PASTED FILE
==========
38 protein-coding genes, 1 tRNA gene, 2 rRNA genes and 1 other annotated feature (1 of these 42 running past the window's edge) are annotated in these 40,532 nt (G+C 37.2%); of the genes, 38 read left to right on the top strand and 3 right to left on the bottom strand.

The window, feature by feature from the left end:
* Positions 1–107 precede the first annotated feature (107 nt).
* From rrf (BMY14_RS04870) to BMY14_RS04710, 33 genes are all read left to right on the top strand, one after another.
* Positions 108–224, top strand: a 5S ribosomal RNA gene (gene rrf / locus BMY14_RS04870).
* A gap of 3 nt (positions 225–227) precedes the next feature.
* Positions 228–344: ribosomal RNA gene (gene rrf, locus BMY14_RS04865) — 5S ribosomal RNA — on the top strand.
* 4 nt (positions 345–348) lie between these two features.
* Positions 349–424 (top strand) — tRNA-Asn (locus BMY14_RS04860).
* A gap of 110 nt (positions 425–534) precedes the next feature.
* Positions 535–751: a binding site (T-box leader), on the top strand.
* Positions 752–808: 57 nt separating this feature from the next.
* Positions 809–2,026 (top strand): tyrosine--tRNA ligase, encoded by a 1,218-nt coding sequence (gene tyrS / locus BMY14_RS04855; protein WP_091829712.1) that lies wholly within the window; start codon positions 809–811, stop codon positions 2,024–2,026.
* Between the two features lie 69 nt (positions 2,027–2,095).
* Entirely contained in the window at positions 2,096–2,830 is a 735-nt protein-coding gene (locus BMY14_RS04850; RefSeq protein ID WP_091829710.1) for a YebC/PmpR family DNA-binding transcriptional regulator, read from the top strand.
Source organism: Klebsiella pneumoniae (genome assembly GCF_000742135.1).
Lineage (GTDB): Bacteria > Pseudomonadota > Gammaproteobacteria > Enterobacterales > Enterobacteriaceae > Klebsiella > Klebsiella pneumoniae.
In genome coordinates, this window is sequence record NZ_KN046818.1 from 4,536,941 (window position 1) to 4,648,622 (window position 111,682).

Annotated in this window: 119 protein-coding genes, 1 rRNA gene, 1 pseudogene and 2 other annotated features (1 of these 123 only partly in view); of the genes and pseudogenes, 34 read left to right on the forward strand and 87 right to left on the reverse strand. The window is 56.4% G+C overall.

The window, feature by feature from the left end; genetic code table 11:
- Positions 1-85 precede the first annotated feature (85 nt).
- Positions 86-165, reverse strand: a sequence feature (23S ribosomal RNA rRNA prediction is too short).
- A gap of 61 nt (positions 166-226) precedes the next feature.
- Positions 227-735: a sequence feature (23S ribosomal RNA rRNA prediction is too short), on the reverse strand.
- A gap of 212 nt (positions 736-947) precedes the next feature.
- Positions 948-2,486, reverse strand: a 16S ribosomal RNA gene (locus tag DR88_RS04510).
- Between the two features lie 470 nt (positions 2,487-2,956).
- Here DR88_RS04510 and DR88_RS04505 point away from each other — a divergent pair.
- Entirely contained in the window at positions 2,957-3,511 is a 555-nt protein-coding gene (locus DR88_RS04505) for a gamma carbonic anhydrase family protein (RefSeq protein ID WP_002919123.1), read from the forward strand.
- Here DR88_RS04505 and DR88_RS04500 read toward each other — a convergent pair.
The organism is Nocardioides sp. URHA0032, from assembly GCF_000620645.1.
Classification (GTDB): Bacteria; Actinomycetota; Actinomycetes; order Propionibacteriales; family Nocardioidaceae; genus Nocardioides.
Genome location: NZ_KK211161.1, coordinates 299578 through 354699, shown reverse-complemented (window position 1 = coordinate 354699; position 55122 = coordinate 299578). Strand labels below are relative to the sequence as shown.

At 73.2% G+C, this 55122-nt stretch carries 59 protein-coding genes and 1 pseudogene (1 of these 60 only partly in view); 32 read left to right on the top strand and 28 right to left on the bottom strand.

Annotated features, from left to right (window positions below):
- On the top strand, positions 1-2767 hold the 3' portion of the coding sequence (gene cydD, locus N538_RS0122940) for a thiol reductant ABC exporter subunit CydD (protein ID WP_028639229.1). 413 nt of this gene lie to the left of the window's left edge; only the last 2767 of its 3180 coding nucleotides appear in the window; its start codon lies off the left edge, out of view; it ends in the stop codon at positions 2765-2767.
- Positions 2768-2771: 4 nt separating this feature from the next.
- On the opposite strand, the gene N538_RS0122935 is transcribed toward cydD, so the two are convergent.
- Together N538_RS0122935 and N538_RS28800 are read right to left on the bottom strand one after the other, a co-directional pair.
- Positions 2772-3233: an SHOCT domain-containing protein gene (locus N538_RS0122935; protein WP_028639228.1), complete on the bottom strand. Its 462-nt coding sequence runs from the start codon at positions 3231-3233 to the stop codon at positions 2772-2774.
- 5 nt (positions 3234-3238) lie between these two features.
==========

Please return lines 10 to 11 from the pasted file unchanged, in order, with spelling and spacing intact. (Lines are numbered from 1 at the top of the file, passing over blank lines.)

* A gap of 110 nt (positions 425–534) precedes the next feature.
* Positions 535–751: a binding site (T-box leader), on the top strand.